Everyday Environmentalism

Everyday Environmentalism: Creating an Urban Political Ecology

Alex Loftus
Copyright Date: 2012
Edition: NED - New edition
Pages: 192
https://www.jstor.org/stable/10.5749/j.ctttszjp
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  • Book Info
    Everyday Environmentalism
    Book Description:

    Everyday Environmentalism develops a conversation between marxist theories of everyday life and recent work in urban political ecology, arguing for a philosophy of praxis in relation to the politics of urban environments. Alex Loftus reformulates—with the assistance of Lukács, Gramsci, Lefebvre, and others—a politics of the environment in which everyday subjectivity is at the heart of a revolutionary politics.

    eISBN: 978-0-8166-8011-5
    Subjects: Geography

Table of Contents

  1. Front Matter
    (pp. i-vi)
  2. Table of Contents
    (pp. v-vi)
  3. Acknowledgments
    (pp. vii-viii)
  4. Introduction Emerging Moments in an Urban Political Ecology
    (pp. ix-xxvi)

    THIS BOOK IS ABOUT REMAKING OUR WORLD. If this is an overambitious task that smacks of the worst combinations of utopianism and hubris, this is not intended. Indeed the desire for the world to be radically different is, I would argue, a commonplace one: nearly always more a stifled anger than a revolutionary cry, the challenge, surely, is to understand the movement of this anger, to learn from it, build on it, and transcend it in both humble and democratic ways. Because of this, the book develops an immanent critique of everyday life. In no way is this critique built...

  5. Chapter 1 The Urbanization of Nature Neil Smith and Posthumanist Controversies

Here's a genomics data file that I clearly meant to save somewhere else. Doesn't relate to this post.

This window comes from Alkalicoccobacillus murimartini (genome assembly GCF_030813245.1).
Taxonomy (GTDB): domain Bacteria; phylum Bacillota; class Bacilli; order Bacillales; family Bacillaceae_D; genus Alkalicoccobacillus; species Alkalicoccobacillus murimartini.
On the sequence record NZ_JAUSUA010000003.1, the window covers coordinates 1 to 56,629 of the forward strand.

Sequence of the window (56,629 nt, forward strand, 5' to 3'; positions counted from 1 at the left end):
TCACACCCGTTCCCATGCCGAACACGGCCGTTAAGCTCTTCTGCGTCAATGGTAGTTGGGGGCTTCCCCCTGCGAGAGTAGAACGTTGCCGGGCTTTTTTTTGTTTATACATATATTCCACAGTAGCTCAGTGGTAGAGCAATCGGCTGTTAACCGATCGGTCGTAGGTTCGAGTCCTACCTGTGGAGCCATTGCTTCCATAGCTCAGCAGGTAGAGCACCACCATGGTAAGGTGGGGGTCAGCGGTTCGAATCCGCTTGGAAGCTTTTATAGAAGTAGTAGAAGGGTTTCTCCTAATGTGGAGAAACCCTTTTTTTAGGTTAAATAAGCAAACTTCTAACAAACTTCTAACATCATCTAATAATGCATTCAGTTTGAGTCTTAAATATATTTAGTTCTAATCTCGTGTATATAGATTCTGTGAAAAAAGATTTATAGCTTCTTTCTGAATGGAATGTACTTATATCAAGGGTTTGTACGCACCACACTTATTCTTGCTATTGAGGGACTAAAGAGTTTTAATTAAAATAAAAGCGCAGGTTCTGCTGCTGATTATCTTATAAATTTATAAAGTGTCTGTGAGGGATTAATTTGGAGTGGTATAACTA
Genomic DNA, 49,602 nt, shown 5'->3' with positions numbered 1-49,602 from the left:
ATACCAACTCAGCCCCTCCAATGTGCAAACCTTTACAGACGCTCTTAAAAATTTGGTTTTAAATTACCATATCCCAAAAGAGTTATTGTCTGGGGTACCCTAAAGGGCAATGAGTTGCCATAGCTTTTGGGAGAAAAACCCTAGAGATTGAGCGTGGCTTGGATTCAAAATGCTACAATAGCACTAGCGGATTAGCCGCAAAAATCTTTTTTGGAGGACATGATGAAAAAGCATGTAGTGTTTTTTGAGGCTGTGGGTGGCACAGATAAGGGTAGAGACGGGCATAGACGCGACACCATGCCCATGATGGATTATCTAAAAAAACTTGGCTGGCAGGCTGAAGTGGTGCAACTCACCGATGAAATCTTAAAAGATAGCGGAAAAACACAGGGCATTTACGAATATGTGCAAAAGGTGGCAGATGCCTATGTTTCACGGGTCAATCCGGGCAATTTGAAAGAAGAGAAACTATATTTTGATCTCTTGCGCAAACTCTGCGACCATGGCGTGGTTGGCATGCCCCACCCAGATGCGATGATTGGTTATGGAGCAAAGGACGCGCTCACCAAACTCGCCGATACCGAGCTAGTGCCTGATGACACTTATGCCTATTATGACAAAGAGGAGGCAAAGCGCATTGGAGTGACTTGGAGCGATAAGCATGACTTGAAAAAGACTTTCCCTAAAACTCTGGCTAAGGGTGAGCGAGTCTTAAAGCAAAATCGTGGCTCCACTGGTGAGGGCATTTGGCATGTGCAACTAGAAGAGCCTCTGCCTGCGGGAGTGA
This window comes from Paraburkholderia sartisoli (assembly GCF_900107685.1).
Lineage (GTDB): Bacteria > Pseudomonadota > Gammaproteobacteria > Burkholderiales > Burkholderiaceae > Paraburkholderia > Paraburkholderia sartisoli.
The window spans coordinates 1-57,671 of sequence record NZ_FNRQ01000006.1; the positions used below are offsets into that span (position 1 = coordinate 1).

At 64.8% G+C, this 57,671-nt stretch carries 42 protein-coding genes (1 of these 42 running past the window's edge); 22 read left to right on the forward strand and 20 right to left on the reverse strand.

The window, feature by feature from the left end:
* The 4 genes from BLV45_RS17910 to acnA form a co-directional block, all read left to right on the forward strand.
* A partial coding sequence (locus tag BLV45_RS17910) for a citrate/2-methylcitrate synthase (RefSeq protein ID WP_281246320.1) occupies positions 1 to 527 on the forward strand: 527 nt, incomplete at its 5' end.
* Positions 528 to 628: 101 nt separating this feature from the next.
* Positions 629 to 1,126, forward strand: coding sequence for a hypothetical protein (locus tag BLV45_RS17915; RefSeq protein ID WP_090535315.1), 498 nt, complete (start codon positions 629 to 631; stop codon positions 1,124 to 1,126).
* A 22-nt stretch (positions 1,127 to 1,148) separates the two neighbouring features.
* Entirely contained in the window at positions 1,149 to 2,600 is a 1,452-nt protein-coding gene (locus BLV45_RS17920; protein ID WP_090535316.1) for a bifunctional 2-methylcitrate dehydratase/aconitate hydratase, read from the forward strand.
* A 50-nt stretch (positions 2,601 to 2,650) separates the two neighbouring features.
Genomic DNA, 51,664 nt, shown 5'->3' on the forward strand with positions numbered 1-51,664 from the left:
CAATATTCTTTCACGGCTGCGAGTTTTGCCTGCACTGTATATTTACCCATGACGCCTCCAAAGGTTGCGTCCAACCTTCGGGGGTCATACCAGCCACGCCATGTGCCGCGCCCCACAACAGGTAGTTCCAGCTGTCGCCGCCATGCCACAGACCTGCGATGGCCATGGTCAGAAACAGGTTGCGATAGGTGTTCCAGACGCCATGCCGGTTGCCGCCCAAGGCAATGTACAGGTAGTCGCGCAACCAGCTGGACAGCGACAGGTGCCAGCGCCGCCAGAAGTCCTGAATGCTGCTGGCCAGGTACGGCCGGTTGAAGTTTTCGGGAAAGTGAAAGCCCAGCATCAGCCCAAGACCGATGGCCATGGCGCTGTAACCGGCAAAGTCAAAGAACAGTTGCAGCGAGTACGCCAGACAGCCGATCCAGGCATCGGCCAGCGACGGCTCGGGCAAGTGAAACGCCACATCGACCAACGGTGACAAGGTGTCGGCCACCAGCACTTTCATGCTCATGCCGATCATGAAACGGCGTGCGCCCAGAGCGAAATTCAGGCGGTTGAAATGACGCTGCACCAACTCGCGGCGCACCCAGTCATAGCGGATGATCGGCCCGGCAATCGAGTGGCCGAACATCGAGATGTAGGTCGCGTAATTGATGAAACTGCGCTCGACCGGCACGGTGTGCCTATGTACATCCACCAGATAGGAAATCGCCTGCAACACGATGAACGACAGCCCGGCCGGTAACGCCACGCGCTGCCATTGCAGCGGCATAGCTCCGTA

(pp. 1-20)

    ONE OF THE CENTRAL PREMISES OF THIS BOOK is that any framework that seeks to separate nature and society into discrete realms is utterly disabling for a radical and liberatory politics. For an environmental politics, such a view fails practically in that it cannot capture the myriad ways in which the nature we experience on a daily basis is actively constituted throughnonnatural processes. The innocent romance of the Lake District, to take just one example, has been shaped by centuries of socio-natural struggle producing complex field systems and grazing patterns that are so fundamental to the natural landscape....

  6. Chapter 2 Sensuous Socio-Natures The Concept of Nature in Marx
    (pp. 21-44)

    UNTIL RECENTLY, women, and very occasionally men, would make a daily trek to a locked standpipe in the collection of shacks known as Palestine, an area situated within Amaoti, itself a part of Inanda, one of Durban’s largest areas of informal housing. The standpipe was operated by a bailiff, who charged local residents some of the highest water rates anywhere in the municipality. This ad hoc arrangement had developed over the previous decade when local councillors struck deals with subcontractors: private fiefdoms of water bailiffs had grown up, tacitly supported by the municipality that provided the potable water, tanked into...